“B Companies” are trailblazing a new way of doing business across the world. Certification in Argentina is overseen by the non-profit organization Sistema B, which rewards companies that make the commitment to assess themselves and seek accreditation of their “triple impact”: economic value, social outlook and care for the environment.
Across the world, around 6000 companies have received B certification, of which 193 are based in Argentina. Five of these are Mendoza wineries: Lagarde, Penedo Borges, Araujo, Dolium and Trivento. To achieve certification, the B wineries in Mendoza must all undergo a very detailed and rigorous evaluation process in which their positive impacts are analyzed in areas such as governance, the environment, community, workers, customers and business model.
“Although not many wineries have achieved B certification, we’re beginning to see the industry place more of an emphasis on sustainability. This is a sector with close ties to the rest of the world, and attention is paid to the latest trends and demands of the market. In addition to our close relationship with nature, we are well aware that we need to take measures to combat climate change,” says the CEO of Bodega Lagarde, Sofía Pescarmona.
Thye winery founded in 1897 became a B company in 2019. “We were already implementing organic agriculture and aiming for zero waste, so we were excited by the idea of becoming a B company. The most important part of the process was the lessons we learned. We got a lot of points for our production and staff management. Our greatest challenge was to change our relationship with the community: before, we made charitable donations, now we’ve rethought our approach, by opening a restaurant/school, for instance.”
B Wineries in Mendoza: breaking out of the niche
Penedo Borges Bodega Boutique – an enterprise funded by Brazilian capital previously known as Otaviano – is currently going through their first “recertification” process, due to the fact that the certification must be renewed every three years.
“The process is very exhaustive, but also dynamic and virtual,” says the Head of Sales & Marketing at the firm, Leticia Viazzo, who has noticed increasing interest in the trend in Menodoza. “The province should give incentives to companies who set the example in triple impact administration, so that those who work dynamically with these concepts are able to reach beyond their niche.”
Sebastián Librici is the Export Manager at Araujo, another B winery in Mendoza founded in Villa Atuel in 2001, which won certification in 2022. Beforehand, they achieved organic certification and implemented a sustainable production model that includes preservation of water, a zero waste program, and working with small producers.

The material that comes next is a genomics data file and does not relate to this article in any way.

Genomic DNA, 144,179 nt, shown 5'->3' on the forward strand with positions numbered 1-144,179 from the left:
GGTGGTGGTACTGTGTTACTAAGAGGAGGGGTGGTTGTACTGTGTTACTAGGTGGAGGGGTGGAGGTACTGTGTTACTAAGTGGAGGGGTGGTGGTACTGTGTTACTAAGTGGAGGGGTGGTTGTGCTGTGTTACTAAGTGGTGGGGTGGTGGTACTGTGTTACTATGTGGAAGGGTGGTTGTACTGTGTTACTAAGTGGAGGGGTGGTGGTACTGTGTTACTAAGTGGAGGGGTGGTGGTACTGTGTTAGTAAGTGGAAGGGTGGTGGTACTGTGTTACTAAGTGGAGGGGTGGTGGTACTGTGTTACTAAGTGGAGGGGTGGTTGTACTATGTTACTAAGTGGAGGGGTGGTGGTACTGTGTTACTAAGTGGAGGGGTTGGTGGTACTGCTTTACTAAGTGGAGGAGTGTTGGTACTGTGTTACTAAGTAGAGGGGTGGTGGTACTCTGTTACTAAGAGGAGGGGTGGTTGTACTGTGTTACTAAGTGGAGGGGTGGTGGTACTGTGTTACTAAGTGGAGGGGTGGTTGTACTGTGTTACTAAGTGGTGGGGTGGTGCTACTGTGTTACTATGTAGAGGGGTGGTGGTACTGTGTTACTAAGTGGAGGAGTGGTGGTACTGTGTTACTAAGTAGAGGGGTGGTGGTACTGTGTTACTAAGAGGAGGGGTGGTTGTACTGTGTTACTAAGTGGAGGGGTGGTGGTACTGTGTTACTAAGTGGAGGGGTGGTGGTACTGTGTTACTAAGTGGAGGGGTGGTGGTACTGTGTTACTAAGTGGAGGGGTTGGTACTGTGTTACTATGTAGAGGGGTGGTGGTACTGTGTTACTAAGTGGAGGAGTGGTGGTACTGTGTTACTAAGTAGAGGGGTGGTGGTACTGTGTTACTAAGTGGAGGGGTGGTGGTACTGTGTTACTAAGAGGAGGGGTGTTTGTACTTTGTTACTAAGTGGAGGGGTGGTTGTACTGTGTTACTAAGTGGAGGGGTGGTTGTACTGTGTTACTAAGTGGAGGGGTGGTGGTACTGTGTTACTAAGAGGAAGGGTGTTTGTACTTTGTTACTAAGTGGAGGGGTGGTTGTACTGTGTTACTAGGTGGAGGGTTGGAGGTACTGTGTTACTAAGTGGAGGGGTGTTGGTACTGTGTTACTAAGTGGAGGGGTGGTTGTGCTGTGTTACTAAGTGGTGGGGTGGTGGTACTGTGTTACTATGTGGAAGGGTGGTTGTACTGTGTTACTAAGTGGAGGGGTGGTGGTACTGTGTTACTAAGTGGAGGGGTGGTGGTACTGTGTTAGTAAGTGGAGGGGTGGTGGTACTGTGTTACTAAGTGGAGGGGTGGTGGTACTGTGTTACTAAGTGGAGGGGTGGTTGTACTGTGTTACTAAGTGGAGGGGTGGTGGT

“The fact that we already had organic certification was a great help in becoming a B company,” says Librici. “And we also already had close ties with the local community. But we still needed to take the time to quantify these areas. The process was worth it, among other reasons because certifications can be an excellent tool when it comes to promoting our values.”
Dolium is the first ever entirely underground winery and was also the first in the country to get B certification back in 2014. “It all began when my sister, who lives in Manhattan, told me that the municipality gave priority to certified companies for tenders. That caught our eye and we thought we were entirely suited for certification,” says the owner of Dolium, Ricardo Giadorou.
“The fact that the winery is completely underground and doesn’t use outside energy gave us a lot of points. To a degree, we fit the parameters for evaluation like a glove.
“The most interesting part is that you’re obliged to be coherent. Your practices start to grow more transparent and you start to talk to people who do business ‘B-style’. At the same time, because we operate along ecological lines, our costs are higher: it’s a real challenge to be faithful to ourselves and stay competitive.”
B Wineries in Mendoza, holistic certification
According to the Assistant Manager for Sustainability at Trivento, Mercedes Álvarez, the most attractive aspect of Sistema B “is that it’s the only certification that encompasses everything, all the different areas and details.” Although certification isn’t yet well-known among consumers, “it is useful as a tool to establish a strategy and throw light on issues that require improvement.
“Some wineries are more advanced, others are finding it difficult to implement certain practices. But I think that the industry has still made plenty of progress in terms of sustainability in recent years: people are understanding the need,” he says, affirming that it’s the sector’s responsibility to “start to communicate, raise awareness and signal the importance of these kinds of certification.”